Okay, summer’s about over and it’s back to school and back to work. Now what are we going to do about healthy lunches?
There are numerous websites providing “healthy” lunch box ideas.1-2 And their ideas aren’t limited to just school-age children, but they apply to all of us hard-working stiffs including those who work at home.
Of course, what some advisor/marketers believe is healthy won’t fill the bill. To be completely healthy a food selection needs to pass these three tests:
● Be low glycemic. High glycemic foods cause debilitating energy spikes that are associated with ADHD, obesity, heart disease, diabetes, and fungal issues.
● Have balanced essential fatty acids (EFAs). The overall diet must have an Omega-6 EFA to Omega-3 EFA balance of 2:1 or lower. This is critical for nerve, immunity, and brain function.
● Be nutrient dense and diverse. A diet of nutritionally deficient foods cannot contribute to all of our body’s requirements.
Many parents are quick to say that getting their children to actually eat healthy lunches is very challenging. That’s because their children want tasty, crunchy, salty, sugary processed foods followed by candy and pastries rather than the boring old healthy stuff. Well, that is a problem. And guess what, it’s the same for adults because they too would rather have the same junk.
On the other hand, I know that children whose parents set good examples at home usually act responsibly when they are at school. Children will most likely follow their parents lead when taught the importance of why they should eat particular foods, are involved in meal planing and food selection, and are taught how to pass on foods they should avoid.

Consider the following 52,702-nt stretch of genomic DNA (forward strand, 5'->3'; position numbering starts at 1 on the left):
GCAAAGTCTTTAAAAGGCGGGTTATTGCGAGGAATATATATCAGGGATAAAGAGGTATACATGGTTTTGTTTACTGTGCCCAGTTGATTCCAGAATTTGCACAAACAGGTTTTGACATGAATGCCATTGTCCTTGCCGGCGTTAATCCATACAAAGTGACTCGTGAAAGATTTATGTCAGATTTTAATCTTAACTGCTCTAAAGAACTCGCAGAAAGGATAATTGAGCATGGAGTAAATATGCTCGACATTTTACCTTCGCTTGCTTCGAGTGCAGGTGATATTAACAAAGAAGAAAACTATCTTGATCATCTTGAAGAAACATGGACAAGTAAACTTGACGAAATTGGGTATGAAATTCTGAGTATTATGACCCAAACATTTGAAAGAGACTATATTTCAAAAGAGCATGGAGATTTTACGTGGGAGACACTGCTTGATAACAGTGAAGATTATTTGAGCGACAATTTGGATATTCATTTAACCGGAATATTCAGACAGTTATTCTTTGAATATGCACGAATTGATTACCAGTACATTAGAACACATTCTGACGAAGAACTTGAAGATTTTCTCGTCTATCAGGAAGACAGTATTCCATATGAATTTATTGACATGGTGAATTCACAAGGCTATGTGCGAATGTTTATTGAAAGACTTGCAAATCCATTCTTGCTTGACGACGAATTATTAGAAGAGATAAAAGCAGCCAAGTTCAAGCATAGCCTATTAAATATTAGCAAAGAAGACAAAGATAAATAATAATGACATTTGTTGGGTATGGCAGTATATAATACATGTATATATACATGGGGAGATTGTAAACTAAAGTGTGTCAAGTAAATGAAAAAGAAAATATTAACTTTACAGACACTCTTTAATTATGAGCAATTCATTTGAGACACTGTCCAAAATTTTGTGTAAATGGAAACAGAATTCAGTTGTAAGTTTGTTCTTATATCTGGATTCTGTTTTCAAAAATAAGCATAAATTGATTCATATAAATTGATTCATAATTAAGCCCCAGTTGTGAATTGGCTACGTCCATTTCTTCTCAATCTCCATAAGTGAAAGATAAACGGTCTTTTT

Learning from parents is a life cycle pattern that’s repeated over and over. As children grow up, in spite of what parents may think, they actually hear what they’re told. Amazingly their parent’s voices will still be in their heads the day they die.3-4 If they were spoiled with unending treats and never taught the importance of discipline, it’s unlikely they will ever develop the will power to ignore treats and focus on eating healthy food.
So, let’s assume we’re outliers and all our family members are on board with healthy eating. Yes, I know, maybe that’s not realistic but for the sake of a column about creating healthy lunches let’s assume the best.